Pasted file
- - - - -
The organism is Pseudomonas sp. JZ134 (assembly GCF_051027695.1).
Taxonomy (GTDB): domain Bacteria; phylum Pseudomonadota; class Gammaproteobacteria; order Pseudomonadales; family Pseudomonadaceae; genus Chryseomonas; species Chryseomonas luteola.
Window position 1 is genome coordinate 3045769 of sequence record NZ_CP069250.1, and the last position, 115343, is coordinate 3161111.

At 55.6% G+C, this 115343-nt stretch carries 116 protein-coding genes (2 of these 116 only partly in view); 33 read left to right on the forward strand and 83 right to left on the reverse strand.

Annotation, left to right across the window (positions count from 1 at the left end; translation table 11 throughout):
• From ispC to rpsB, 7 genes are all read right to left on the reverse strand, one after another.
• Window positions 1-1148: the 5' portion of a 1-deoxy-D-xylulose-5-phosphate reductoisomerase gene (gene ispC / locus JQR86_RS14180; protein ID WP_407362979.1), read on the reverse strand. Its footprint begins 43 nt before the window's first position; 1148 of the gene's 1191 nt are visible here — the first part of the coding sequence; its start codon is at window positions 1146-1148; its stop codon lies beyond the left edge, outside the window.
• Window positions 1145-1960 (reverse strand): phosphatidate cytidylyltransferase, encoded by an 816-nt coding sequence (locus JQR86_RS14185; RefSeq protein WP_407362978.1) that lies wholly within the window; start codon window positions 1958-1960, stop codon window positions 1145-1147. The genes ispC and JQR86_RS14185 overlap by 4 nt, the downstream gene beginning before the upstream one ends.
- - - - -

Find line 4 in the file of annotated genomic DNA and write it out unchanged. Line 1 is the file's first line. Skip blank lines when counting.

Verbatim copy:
At 55.6% G+C, this 115343-nt stretch carries 116 protein-coding genes (2 of these 116 only partly in view); 33 read left to right on the forward strand and 83 right to left on the reverse strand.